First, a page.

2007); Enhancing SME Competitiveness: The OECD Ministerial Conference (OECD 2001); see also K.
Hallberg, A Market-Oriented Strategy for Small and Medium Scale Enterprises, International Finance
Corporation Discussion Paper 40 (April 2000). There is a substantial literature, including an academic
literature, beyond the scope of what can be cited here.
As for SME policies in general, recent literature suggests mixed results. Relatively
recent empirical analyses by World Bank economists Thorsten Beck and Asli Demirguc-
Kunt, along with Ross Levine and others cast doubt on a causal link between SMEs,
economic development, and poverty alleviation. One of these studies finds strong
positive association between SMEs and GDP per capita, but finds no confident
predictions of a causal effect of SMEs on economic growth.7 Moreover, SMEs were
found not to alleviate poverty or decrease income inequality. 8 SMEs were found,
however, to be more affected than large enterprises by the legal and institutional
Beck and Demirguc-Kunt summarize the pro and skeptical views on policy
interventions for SMEs. Pro-SME interventionists rely on three main arguments. First,
some pro-SME interventionists claim that SMEs ‘enhance competition and
entrepreneurship and hence have external benefits for economy-wide efficiency,
innovation, and aggregate productivity growth’.10 Second, they often claim that SMEs are
more productive than large enterprises but that capital markets and ‘institutional failures’
hinder their success.11 Third, some claim that SMEs are more labour intensive and thus
7 T. Beck, A. Demirguc-Kunt and R. Levine, SMEs Growth, and Poverty: Cross-Country Evidence’,
Journal of Economic Growth, 10 (2005), 199.
8 Ibid.
9 M. Ayyagari, T. Beck and A. Demirguc-Kunt, Small and Medium Sized Enterprises across the Globe’,
Small Business Economics, 29 (2007), 415; T. Beck and A. Demirguc-Kunt, Small and Medium Sized
Enterprises: Access to Finance as a Growth Constraint’, Journal of Banking and Finance, 30 (2006), 2931;
T. Beck, A. Demirguc-Kunt and V. Maksimovic, ‘Financial and Legal Constraints to Firm Growth: Does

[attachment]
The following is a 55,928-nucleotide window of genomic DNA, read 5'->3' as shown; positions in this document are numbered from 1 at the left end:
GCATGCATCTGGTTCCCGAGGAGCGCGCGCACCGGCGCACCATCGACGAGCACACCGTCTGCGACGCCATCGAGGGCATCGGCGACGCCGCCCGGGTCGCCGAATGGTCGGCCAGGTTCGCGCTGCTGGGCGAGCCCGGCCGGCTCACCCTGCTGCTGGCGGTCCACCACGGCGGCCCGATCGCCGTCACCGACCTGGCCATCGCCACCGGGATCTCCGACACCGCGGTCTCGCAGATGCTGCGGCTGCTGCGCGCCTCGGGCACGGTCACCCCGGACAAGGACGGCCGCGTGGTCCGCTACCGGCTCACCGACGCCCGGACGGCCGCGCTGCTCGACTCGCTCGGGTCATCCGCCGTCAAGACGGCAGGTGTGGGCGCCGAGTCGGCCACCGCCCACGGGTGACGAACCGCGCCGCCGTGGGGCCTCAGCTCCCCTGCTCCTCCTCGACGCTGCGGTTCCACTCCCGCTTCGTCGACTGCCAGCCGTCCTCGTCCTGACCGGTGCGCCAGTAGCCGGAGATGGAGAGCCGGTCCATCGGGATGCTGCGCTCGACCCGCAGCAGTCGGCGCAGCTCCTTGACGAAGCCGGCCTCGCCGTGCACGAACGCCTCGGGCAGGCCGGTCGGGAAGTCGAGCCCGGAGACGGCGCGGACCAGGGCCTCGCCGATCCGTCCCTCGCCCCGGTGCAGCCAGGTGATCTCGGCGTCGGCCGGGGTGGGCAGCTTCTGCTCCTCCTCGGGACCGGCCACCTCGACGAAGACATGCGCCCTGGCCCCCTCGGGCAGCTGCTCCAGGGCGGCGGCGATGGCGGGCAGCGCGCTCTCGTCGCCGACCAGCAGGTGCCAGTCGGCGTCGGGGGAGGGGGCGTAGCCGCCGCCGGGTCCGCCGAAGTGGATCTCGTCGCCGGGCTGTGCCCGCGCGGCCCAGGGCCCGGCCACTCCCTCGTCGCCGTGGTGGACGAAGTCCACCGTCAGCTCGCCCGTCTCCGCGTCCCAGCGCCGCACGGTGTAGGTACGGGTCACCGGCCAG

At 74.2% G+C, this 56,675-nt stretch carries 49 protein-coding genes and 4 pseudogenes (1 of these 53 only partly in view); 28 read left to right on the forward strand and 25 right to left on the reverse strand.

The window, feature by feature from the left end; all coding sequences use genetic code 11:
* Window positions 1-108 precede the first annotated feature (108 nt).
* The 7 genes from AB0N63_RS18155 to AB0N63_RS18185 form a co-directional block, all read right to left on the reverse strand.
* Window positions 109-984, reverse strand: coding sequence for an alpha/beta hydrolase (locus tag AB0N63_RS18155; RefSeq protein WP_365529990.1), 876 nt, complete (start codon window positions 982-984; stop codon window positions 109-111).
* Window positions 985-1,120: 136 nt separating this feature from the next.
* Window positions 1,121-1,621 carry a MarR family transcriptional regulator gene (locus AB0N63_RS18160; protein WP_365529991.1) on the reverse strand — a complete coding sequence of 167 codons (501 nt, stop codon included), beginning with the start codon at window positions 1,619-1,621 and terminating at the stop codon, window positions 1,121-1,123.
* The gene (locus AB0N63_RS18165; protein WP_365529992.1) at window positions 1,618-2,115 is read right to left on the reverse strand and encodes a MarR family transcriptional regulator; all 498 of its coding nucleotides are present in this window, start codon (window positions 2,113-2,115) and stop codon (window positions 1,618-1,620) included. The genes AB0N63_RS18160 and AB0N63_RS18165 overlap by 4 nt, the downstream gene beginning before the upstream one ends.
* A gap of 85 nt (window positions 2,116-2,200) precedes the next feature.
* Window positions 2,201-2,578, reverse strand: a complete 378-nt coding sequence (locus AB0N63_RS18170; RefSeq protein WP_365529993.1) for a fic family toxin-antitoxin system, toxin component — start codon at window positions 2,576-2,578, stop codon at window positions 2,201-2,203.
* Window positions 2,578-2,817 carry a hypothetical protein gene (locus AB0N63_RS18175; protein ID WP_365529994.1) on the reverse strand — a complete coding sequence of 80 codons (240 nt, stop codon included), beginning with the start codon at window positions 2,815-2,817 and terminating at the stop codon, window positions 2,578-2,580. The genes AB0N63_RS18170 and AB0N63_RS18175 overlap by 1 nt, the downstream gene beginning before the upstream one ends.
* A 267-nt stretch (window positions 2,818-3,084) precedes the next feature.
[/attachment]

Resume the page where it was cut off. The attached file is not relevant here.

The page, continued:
Size Matter’, Journal of Finance, 60 (2005), 137.
10 Beck, Demirguc-Kunt and Levine, note 7 above.
11 Ibid.
are in a better position to alleviate poverty.12
The skeptics identify with four views. First, some stress the advantages of large
enterprises.13 Second, they often challenge assumptions relied upon in pro-arguments,
such as that SMEs are more labour intensive.14 Third, they express skepticism whether
firm size has anything to do with economic growth.15 This third argument is that factors
such as natural resource endowments, technology, and institutions are the important
variables for economic growth.16 Fourth, some skeptics argue that what is most important
for all firms, regardless of size, is business environment, and no need exists to subsidize
These studies do not evaluate the effects of SME preference policies in procurement.
They do suggest, however, that a certain level of generality can be applied to their
findings, though not without caution. The empirical work in procurement is limited,
offers mixed results but also offers the potential for prescriptions on how to design
preference policies to increase value for money for government. Justin Marion's
empirical analyses of state of California government procurement indicates that a five
percent bid preference resulted in 3.5 percent higher costs on California highway
construction and that elimination of diversity subcontracting requirements resulted in a
5.6 percent decrease in procurement costs.18 Thomas Denes’ empirical analysis of US
12 Ibid.
13 Ibid.
14 Ibid.
15 Ibid.
16 Ibid.
17 Ibid.
18 J. Marion, How Costly is Affirmative Action: Government Contracting and California's Proposition
209’, Review of Economics and Statistics, 91 (2009), 503; J. Marion, Affirmative Action and the
Utilization of Minority- and Women-Owned Businesses in Highway Procurement, (2009); J. Marion,
Army Corps of Engineers dredging procurements in 1990-1991 finds that in all but one
instance, no significant difference existed between bids submitted on small business set-
asides and those submitted on unrestricted procurements subject to full and open
A very recent and as yet unpublished study of small business set-asides in Japanese
government procurement in construction advises that the exit of small business firms if
set-asides were removed would increase procurement costs.20 While these findings are
still very new and more research needs to be done, they do suggest a game theoretic
insight about the design of procurement markets, which may result in increased
competition and decreased procurement costs. Consider the work of Ian Ayres and Peter
Cramton on affirmative action in US Federal Communications Commission (FCC)
auctions of paging (regional narrowband) licenses. In these auctions (sales), the FCC
grants a forty percent preference on ten of the thirty licenses to firms owned by
historically disadvantaged individuals, and a subsidy for interest payments.21 Ayres and
Comton found these preferences actually increased competition and generated an
additional $45 million in revenue for the government.22 The bidder preference caused
bidders to bid more aggressively in an attempt to win the auctions. Some room for
Costs and Benefits of Affirmative Action in California Government Contracting, - Executive Summary
(May 1, 2005); available at SSRN:; J. Marion, Are Bid Preferences
Benign? The Effect of Small Business Subsidies in Highway Procurement Auctions’, Journal of Public
Economics, 91 (2007), 1591.
19 T. A. Denes, Do Small Business Set-Asides Increase the Cost of Government Contracting?’, Public